Jacob’s Pillow Dance Festival in Beckett, Massachusetts.
Photo Credit : Christopher Duggan (Mark Stuart Dance Theatre)
Don’t let the bucolic hillscapes fool you: The Berkshires region of Massachusetts may be serene, but it’s far from sleepy. It has grand house museums, a groundbreaking contemporary art mecca, and restaurants that can give chefs in Boston a run for their money. And in the summer the Berkshires come alive with world-class dance, theater, and music performances — all in all, it’s more than enough to fill a perfect weekend getaway.
Here are some of our favorite ways to spend a summer weekend in the Berkshires. For even more travel inspiration, check out episode 4 in season 3 of Weekends with Yankee, in which Yankee senior food editor Amy Traverso helps pack the perfect picnic for an evening of music at Tanglewood.
Plan Your Perfect Summer Weekend in the Berkshires
The gorgeous Berkshire Hills provide the backdrop for America’s longest-running dance festival, which features more than 350 performances and related events — talks, films, classes, tours, and more — from mid-June through August.
After opening in 1999, this contemporary art museum sited in a former factory complex quickly became one of the nation’s premier cultural institutions. Don’t miss the Sol LeWitt retrospective: more than 100 large-scale wall drawings displayed throughout three stories of a grand old mill building.
Though New England’s most famous fresh-air concert venue is the summer home of the Boston Symphony Orchestra, its festival season (mid-June through August) encompasses much more than classical music. The Boston Pops show up here, too, along with acclaimed performers from the worlds of pop, rock, folk, and international music.
Step into the pure and simple rhythms of a community that relied upon the land at this beautiful restored 19th-century village and working farm, which was among the largest and most successful of Shaker communities that once stretched from Kentucky to Maine.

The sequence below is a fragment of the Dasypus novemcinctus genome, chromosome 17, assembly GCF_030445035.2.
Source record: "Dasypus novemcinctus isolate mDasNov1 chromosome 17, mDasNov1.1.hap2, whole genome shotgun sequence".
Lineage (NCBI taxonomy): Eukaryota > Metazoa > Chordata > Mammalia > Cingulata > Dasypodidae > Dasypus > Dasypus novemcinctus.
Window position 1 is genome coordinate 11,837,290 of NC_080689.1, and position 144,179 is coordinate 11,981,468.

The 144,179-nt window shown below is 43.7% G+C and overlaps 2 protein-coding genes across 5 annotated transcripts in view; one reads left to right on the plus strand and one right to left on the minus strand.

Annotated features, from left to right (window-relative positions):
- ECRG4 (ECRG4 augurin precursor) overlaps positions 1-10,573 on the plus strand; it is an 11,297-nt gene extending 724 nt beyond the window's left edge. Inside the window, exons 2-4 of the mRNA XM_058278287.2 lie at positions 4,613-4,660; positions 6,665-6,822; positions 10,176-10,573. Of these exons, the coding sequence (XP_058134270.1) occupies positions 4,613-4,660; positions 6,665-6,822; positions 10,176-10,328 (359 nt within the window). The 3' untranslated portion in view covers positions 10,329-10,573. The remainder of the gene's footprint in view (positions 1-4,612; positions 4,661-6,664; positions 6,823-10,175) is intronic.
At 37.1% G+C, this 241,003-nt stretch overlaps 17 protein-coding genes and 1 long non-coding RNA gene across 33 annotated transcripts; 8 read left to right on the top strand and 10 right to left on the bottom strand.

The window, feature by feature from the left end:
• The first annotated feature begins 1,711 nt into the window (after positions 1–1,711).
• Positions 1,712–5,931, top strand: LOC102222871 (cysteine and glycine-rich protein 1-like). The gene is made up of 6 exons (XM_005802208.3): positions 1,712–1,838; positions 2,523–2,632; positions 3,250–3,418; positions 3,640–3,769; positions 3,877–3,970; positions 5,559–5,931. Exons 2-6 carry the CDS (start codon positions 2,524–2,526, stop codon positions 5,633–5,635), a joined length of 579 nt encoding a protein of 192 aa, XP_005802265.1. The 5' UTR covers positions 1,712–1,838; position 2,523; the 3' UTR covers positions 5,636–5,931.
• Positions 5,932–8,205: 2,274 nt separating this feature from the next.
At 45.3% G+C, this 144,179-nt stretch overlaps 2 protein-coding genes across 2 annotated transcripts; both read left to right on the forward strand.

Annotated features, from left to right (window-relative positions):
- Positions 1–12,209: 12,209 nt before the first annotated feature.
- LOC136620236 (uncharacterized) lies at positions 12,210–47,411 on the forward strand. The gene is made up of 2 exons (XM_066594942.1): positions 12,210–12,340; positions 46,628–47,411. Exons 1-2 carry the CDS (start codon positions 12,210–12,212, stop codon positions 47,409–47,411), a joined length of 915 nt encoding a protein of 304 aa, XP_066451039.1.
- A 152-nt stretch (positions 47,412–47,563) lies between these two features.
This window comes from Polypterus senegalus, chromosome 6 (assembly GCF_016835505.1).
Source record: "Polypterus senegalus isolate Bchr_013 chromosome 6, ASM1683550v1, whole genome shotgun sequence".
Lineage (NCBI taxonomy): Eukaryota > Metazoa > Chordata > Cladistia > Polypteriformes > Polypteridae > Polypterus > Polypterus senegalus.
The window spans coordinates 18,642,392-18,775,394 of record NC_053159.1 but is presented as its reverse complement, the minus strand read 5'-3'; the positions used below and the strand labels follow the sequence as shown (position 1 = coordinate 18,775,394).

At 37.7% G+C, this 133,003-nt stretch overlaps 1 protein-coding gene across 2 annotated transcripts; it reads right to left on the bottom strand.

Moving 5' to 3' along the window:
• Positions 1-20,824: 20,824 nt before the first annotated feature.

Elevate your playtime at this aerial adventure park set among the treetops and filled with ropes, bridges, ladders, and swings. There are five levels (beginner to advanced) represented in eight courses, some of which soar over ravines by way of zip lines.
Built in 1912 as a summer escape for Procter & Gamble heir Harvey Procter, this mansion has been transformed into a truly memorable bed-and-breakfast inn. Just a mile and a half from Tanglewood, it offers 11 rooms, including some with sleigh beds or fireplaces.
A sprawling 1930s stone-and-timber lodge at the 3,491-foot summit of Mount Greylock, Bascomb Lodge offers simply furnished private bedrooms and group bunk-bed rooms, terrific farm-to-table cooking at its dining room, and arguably the finest views in the Berkshires.
The world is full of verandas and front stoops, but there’s hardly a front porch comparable to that of the c. 1773 Red Lion Inn. Accommodations include rooms in the historic main inn and its “modern country” guesthouse Maple Glen, as well as a variety of individual village houses.
In a cozy space dominated by exposed brick and warm wood, enjoy a meal made with meats and produce sourced from a long list of regional farms. Don’t miss the burger, made from a custom grind of short rib and brisket.
At this hip, rustic restaurant set back from busy Main Street, the daily-changing dinner and weekend brunch menus transform local ingredients into such delicacies as brick chicken with roast turnip, apple, and rosemary, and peach-polenta upside down cake.
A local favorite for breakfast and lunch fuel-ups — plus weekend brunches — Haven does sweet (ginger-cardamom scone, croissant French toast) and hearty (breakfast burritos, Vermont cheddar on grilled farm bread) equally well.
The go-to spot for Williamstown Theatre Festival patrons, Mezze has a simple yet refined menu of snacks, small and shared plates, and entrées — not to mention sinful desserts that include scoops from Great Barrington’s SoCo Creamery.
Cheap eats don’t come any tastier than at this family-owned lunch counter. The top dogs: “with everything” (mustard, relish, onion) and “chili cheese” (a dog wrapped in American cheese and slathered with house chili sauce).